Geographically, for the first few days, stations were heard almost exclusively East of the Appalachians and from around Lake Erie and Lake Ontario. This narrow scope was very welcome, as it kept many Midwest dominants comfortably at bay. The East Coast came best on Monday, December 3rd, when we were able to identify a number of stations previously unheard by us, such as 790 CFAN, 830 WCRN, 900 CKDH, 1160 WMVI, 1230 WMOU, 1570 WBUG, 1580 WEAM and 1600 WKWF.

Later during the week also Midwest stations became audible, and on Thursday, December 6th, we had our first afternoon opening from the West Coast. KVRI Blaine WA (1600 kHz), with a rare format of chanting and Indian movie melodies, was logged for the first time in Finland. This station is likely to become one of the dominant stations on the frequency.

The X-band was under special scrutiny, but all stations identified had been heard in Finland already before.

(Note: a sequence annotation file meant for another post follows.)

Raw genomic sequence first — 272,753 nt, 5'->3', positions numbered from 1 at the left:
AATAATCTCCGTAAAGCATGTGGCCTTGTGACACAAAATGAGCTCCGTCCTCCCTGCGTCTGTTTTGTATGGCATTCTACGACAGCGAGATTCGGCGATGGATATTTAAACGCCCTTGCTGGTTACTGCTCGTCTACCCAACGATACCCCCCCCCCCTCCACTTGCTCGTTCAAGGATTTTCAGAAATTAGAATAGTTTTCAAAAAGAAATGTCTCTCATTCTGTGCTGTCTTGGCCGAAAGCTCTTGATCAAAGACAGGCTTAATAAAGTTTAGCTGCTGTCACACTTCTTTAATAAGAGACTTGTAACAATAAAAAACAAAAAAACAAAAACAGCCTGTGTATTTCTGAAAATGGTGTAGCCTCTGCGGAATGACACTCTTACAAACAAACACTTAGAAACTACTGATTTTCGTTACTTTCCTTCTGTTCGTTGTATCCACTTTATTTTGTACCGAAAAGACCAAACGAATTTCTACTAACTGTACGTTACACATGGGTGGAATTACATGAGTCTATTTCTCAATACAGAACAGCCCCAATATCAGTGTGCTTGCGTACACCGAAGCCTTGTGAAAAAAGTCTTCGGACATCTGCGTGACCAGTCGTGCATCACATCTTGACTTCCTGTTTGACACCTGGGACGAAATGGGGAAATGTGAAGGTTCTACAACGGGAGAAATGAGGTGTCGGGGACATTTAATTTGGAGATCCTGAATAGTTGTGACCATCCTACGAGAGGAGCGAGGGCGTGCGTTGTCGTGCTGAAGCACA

Tame Latin performance

There was no abundance of South nor Central American stations. Nighttime reception was much below average, and a couple of Brazilians on shortwave was just about all worth mentioning.

In the morning hours a few Cubans were identified among East Coast stations, but aside from that, Jim's catch of WRSJ Bayamon PR (1560 kHz) and Mika's catch of Radio Tricolor, Guayaquil (1250 kHz), both on Friday, December 7th, were among the few highlights.

Midwinter in Finland is unique, because it offers the once-in-a-year chance to hear Latin American stations on shortwave as they begin their broadcast day. Taking advantage of this, we managed to pick up Radio Imperio, Chiclayo (4389 kHz), Radio Buenas Nuevas, San Sebastián (4799.8 kHz) and Radio Casino, Limón (5953.9 kHz).


The closest European equivalents to graveyard channels are the frequencies of 1602, 1584 and 1485 kHz. Unfortunately, as usually is the case in Lapland, 1602 kHz was completely destroyed by Radio Egerszeg's poor modulation and 1584 kHz was dominated by Iran, so no new catches this time.

Mika scored the remaining local Belgian stations, but otherwise we didn't get much anything from Europe. It was disappointing that GTRK Mordoviya, Saransk, had moved from 1062 kHz to 1080 kHz, destroying a channel which used to be very good for Asian DXing.

We kept a close watch on Spanish local breaks, but as usually, reception conditions favored the northwestern corner of the country, meaning a meager haul of new stations.

Stable conditions